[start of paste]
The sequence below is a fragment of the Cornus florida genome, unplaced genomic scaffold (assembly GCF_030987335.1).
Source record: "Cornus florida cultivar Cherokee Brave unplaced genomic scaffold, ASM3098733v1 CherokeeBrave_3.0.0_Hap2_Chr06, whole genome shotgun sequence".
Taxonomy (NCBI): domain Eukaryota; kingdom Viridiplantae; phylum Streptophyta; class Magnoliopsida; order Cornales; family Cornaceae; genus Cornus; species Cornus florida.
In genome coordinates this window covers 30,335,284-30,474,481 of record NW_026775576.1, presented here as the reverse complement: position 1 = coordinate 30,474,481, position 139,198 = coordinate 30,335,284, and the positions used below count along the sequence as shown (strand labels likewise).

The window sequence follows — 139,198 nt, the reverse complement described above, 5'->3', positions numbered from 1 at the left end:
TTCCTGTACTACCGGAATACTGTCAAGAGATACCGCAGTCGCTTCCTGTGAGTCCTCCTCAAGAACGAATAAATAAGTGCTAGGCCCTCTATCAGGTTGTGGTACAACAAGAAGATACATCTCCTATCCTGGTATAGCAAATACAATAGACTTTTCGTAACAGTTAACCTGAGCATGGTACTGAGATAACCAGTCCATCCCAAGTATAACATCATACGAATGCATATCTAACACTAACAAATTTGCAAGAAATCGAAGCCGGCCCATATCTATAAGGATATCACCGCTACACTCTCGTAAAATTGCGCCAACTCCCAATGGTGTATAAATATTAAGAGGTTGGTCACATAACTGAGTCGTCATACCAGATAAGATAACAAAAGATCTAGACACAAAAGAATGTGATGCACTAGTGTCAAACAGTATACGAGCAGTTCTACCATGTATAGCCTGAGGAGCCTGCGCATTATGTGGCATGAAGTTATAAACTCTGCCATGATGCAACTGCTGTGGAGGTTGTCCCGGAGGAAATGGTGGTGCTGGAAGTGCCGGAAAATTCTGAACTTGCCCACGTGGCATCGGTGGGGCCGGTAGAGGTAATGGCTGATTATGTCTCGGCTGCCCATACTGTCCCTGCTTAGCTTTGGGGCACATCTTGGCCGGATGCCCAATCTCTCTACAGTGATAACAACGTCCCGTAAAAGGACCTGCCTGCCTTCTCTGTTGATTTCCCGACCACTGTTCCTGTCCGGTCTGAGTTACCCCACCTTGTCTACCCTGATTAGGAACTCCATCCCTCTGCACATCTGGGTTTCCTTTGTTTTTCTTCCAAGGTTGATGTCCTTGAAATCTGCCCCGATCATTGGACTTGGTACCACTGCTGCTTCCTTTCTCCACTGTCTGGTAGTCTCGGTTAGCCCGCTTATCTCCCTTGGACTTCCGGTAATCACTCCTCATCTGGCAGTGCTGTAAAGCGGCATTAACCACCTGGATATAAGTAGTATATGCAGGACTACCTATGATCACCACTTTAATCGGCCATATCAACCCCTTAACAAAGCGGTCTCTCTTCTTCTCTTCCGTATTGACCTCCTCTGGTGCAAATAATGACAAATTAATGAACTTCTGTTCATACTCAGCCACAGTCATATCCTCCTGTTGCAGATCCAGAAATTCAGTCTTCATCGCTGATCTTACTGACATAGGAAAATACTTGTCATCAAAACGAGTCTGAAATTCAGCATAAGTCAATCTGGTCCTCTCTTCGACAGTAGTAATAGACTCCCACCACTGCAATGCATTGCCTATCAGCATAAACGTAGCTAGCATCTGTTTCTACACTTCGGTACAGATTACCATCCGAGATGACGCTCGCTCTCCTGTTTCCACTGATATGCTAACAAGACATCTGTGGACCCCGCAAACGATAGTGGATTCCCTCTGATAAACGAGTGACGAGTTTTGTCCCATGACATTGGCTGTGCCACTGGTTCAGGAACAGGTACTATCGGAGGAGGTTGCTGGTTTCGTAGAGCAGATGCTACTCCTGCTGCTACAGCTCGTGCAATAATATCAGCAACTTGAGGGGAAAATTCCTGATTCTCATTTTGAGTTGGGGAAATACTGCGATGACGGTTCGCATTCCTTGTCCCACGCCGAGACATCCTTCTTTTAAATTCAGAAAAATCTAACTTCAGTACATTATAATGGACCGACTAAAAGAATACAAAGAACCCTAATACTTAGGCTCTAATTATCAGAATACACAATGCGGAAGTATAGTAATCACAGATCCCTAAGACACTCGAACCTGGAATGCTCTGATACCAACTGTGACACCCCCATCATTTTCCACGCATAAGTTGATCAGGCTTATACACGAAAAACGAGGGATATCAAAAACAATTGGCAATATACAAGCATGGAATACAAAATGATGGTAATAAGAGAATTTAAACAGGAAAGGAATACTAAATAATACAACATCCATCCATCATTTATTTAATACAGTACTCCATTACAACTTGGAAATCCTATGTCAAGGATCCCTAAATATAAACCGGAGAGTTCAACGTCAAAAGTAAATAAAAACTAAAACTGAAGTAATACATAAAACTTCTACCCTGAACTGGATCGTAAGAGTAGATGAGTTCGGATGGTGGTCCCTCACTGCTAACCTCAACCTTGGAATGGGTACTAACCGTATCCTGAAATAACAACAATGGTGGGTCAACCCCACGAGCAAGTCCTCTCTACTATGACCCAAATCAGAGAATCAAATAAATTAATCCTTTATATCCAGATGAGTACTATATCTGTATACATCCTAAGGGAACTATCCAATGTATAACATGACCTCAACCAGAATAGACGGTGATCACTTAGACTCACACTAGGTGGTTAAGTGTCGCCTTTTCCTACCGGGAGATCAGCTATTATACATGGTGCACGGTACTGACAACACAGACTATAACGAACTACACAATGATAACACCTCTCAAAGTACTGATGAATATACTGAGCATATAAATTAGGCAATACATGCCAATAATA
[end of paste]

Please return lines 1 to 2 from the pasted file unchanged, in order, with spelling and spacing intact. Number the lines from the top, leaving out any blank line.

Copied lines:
The sequence below is a fragment of the Cornus florida genome, unplaced genomic scaffold (assembly GCF_030987335.1).
Source record: "Cornus florida cultivar Cherokee Brave unplaced genomic scaffold, ASM3098733v1 CherokeeBrave_3.0.0_Hap2_Chr06, whole genome shotgun sequence".